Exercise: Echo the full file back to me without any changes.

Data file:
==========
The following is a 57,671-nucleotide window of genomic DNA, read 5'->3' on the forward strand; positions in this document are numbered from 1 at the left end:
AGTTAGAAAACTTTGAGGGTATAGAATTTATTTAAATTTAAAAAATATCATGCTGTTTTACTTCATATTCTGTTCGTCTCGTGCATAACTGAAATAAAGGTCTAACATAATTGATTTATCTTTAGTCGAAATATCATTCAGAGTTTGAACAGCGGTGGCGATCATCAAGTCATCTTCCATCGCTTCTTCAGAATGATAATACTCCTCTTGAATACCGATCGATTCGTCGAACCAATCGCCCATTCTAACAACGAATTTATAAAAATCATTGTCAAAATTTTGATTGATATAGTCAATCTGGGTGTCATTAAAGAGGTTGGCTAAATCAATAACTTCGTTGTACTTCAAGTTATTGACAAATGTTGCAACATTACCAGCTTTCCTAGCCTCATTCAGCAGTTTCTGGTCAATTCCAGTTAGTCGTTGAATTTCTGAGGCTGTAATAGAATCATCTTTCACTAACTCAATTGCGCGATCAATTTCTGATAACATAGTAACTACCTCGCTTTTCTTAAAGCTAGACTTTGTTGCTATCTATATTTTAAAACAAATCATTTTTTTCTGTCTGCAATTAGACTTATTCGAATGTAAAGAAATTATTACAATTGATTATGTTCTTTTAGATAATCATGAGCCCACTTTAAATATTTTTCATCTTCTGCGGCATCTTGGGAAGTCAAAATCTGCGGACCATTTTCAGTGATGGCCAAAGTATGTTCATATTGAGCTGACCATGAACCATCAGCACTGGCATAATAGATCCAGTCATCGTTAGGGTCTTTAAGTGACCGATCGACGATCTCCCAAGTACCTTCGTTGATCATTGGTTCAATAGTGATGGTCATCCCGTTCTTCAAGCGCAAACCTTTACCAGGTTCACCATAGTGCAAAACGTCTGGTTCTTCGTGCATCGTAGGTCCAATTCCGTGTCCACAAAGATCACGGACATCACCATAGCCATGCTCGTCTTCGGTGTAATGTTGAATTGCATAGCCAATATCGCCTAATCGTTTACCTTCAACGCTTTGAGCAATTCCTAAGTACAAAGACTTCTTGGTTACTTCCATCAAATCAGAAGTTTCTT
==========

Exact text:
The following is a 57,671-nucleotide window of genomic DNA, read 5'->3' on the forward strand; positions in this document are numbered from 1 at the left end:
AGTTAGAAAACTTTGAGGGTATAGAATTTATTTAAATTTAAAAAATATCATGCTGTTTTACTTCATATTCTGTTCGTCTCGTGCATAACTGAAATAAAGGTCTAACATAATTGATTTATCTTTAGTCGAAATATCATTCAGAGTTTGAACAGCGGTGGCGATCATCAAGTCATCTTCCATCGCTTCTTCAGAATGATAATACTCCTCTTGAATACCGATCGATTCGTCGAACCAATCGCCCATTCTAACAACGAATTTATAAAAATCATTGTCAAAATTTTGATTGATATAGTCAATCTGGGTGTCATTAAAGAGGTTGGCTAAATCAATAACTTCGTTGTACTTCAAGTTATTGACAAATGTTGCAACATTACCAGCTTTCCTAGCCTCATTCAGCAGTTTCTGGTCAATTCCAGTTAGTCGTTGAATTTCTGAGGCTGTAATAGAATCATCTTTCACTAACTCAATTGCGCGATCAATTTCTGATAACATAGTAACTACCTCGCTTTTCTTAAAGCTAGACTTTGTTGCTATCTATATTTTAAAACAAATCATTTTTTTCTGTCTGCAATTAGACTTATTCGAATGTAAAGAAATTATTACAATTGATTATGTTCTTTTAGATAATCATGAGCCCACTTTAAATATTTTTCATCTTCTGCGGCATCTTGGGAAGTCAAAATCTGCGGACCATTTTCAGTGATGGCCAAAGTATGTTCATATTGAGCTGACCATGAACCATCAGCACTGGCATAATAGATCCAGTCATCGTTAGGGTCTTTAAGTGACCGATCGACGATCTCCCAAGTACCTTCGTTGATCATTGGTTCAATAGTGATGGTCATCCCGTTCTTCAAGCGCAAACCTTTACCAGGTTCACCATAGTGCAAAACGTCTGGTTCTTCGTGCATCGTAGGTCCAATTCCGTGTCCACAAAGATCACGGACATCACCATAGCCATGCTCGTCTTCGGTGTAATGTTGAATTGCATAGCCAATATCGCCTAATCGTTTACCTTCAACGCTTTGAGCAATTCCTAAGTACAAAGACTTCTTGGTTACTTCCATCAAATCAGAAGTTTCTT